Is Google spying on me? Google is one of the most prolific data mining companies in the world. They have been accused of profiling their user base with good reason. I’ve dug through Google’s many privacy policies to clearly answer the question – does Google spy on you, and if so what’s the extent?
Google’s primary goal as a search engine is to classify the internet so that people are able to find the most relevant results for their queries. As a free service they profit from advertising to the huge amount of resulting traffic. They openly collect data on you in order to make their adverts more accurate and their searches more relevant.
If Google is open about the data they collect they can’t really be accused of spying. There is some truth that Google spy – or collect data – on their users but which is it?
I have done a few investigations into how Google are so good at profiling their users. I first started looking at why google might spy on you to address how user experience has become such a huge part of SEO over the last few years.
How do Google know what users do after leaving their search engine? They created one of the most popular browsers, the largest video search, the industry standard analytics system. They even created a widely used operating system. Their list of products created at huge cost just to give away for free goes on.
Advertising is all about targeting and targeting is all about understanding an audience. On closer inspection nearly all Google’s acquisitions can be seen as furthering their understanding on their users, or their ability to spy on their user base through a different medium.
Google exists to mine data, but up until very recently they would always dodge the question of exactly how this data is collected and processed. When it came down to more personal information they wouldn’t even give a suggestion of what exactly they were collecting.
There’s two schools of thought. Is Google’s spying selfish only existing to improve their ability to generate revenue, or are selflessly trying to create the best free search engine that they can? Regardless, both the motive and the method are there for Google to spy on their users. All that’s left to find is the proof.
- Where’s My Privacy Google?
- Chrome and Android’s Covert Past
- Think Your Emails Are Safe?
- How YouTube Collects User Data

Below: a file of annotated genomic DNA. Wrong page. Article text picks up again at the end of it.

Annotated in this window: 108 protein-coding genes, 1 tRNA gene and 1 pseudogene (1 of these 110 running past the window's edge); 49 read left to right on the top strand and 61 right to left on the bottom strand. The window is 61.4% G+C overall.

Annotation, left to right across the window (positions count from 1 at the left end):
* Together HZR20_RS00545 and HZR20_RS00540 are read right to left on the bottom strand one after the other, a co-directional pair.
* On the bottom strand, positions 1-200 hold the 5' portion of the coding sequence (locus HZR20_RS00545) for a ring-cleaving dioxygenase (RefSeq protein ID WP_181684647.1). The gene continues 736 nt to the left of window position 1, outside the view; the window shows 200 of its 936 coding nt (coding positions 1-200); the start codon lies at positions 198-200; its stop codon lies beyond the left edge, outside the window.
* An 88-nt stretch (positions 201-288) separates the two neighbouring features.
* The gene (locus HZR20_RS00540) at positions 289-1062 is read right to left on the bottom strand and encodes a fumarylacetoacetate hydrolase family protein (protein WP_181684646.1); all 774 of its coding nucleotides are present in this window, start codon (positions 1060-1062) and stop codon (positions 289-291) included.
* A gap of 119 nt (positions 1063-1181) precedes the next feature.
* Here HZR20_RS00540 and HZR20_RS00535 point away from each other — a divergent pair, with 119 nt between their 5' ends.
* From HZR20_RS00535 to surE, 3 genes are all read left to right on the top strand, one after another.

- Does Google Spying On Me Affect SEO
- Is Google Spying On Me? The Conclusion
Where’s My Privacy Google?
Google are constantly innovating new products which beat their competition through simple usability and interaction with other widely used products. They then give them away for free. It’s a brilliant formula.
The price is your user data – and in some cases I would say Google is spying on you. If you follow the links to the sources I use you will see the wording they use is often deliberately unclear.
There are many different ways you can use our services – to search for and share information, to communicate with other people or to create new content. When you share information with us, for example by creating a Google Account, we can make those services even better – to show you more relevant search results and ads, to help you connect with people or to make sharing with others quicker and easier
From: https://www.google.com/policies/privacy – there’s a lot more to read there if you are interested, modified august 19 2015.
Although nobody actually reads this policy, and it was written fairly recently they do openly admit that if you share data with them that they will use it. The Google account is used as an example but as this one account covers all products they could be spying on you in unexpected ways. As usual Google are slippery with their wording.
Chrome and Android’s Covert Past
When I did my last investigation I could only find one credible source which suggested Google used Chrome (and other products) to collect user data for search. That source was a 10 second segment of a 40 minute video.
User experience has been found to correlate strongly with high rankings on Google. Experts are split on whether Google are able to measure metrics such as time spent on site and bounce rate, or if a good user experience indirectly leads to social shares and links being built.
Today I can point you to the image below:
Google now openly admit that they can use chrome data to make search more personalised. If you can use the data to make search more personalised they will be collecting data to make search results more accurate across the board.
The image above mentions that they can use history from ‘Chrome and other apps’ to improve search. Could that include location data if you are using a smartphone with Android on it? I would say that’s fairly likely.
The main types of data we collect are based on the actions you take using our services, your basic account details and the things you create.
When you use our services — for example, do a search on Google, get directions on Google Maps, or watch a video on YouTube — we collect information based on the things you do, so we can make our services work better for you. When you sign up for a Google Account, we keep the basic account information you give us, like your name, email, and password. And we store and protect what you create using our services, so you will always have your emails, photos, videos, and documents when you need them.